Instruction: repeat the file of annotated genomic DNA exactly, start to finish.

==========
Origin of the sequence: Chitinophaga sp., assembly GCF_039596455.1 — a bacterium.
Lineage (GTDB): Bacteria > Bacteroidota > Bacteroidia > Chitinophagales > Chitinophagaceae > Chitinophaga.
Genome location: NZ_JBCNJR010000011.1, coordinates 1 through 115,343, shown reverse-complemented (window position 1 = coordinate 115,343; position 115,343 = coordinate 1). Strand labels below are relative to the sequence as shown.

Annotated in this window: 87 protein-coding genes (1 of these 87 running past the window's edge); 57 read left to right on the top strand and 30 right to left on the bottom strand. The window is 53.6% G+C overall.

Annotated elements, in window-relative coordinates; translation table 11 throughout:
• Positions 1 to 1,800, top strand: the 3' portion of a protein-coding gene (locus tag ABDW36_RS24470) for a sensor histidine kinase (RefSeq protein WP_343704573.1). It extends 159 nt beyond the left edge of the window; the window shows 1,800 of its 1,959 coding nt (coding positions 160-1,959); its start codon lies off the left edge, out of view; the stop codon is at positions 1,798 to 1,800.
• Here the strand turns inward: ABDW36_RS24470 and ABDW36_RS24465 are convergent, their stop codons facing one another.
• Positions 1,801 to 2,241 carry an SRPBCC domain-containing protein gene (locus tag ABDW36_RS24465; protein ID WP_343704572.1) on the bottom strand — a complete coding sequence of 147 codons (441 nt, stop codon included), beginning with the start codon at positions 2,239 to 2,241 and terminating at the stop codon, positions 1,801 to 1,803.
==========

Origin of the sequence: Chitinophaga sp., assembly GCF_039596455.1 — a bacterium.
Lineage (GTDB): Bacteria > Bacteroidota > Bacteroidia > Chitinophagales > Chitinophagaceae > Chitinophaga.
Genome location: NZ_JBCNJR010000011.1, coordinates 1 through 115,343, shown reverse-complemented (window position 1 = coordinate 115,343; position 115,343 = coordinate 1). Strand labels below are relative to the sequence as shown.

Annotated in this window: 87 protein-coding genes (1 of these 87 running past the window's edge); 57 read left to right on the top strand and 30 right to left on the bottom strand. The window is 53.6% G+C overall.

Annotated elements, in window-relative coordinates; translation table 11 throughout:
• Positions 1 to 1,800, top strand: the 3' portion of a protein-coding gene (locus tag ABDW36_RS24470) for a sensor histidine kinase (RefSeq protein WP_343704573.1). It extends 159 nt beyond the left edge of the window; the window shows 1,800 of its 1,959 coding nt (coding positions 160-1,959); its start codon lies off the left edge, out of view; the stop codon is at positions 1,798 to 1,800.
• Here the strand turns inward: ABDW36_RS24470 and ABDW36_RS24465 are convergent, their stop codons facing one another.
• Positions 1,801 to 2,241 carry an SRPBCC domain-containing protein gene (locus tag ABDW36_RS24465; protein ID WP_343704572.1) on the bottom strand — a complete coding sequence of 147 codons (441 nt, stop codon included), beginning with the start codon at positions 2,239 to 2,241 and terminating at the stop codon, positions 1,801 to 1,803.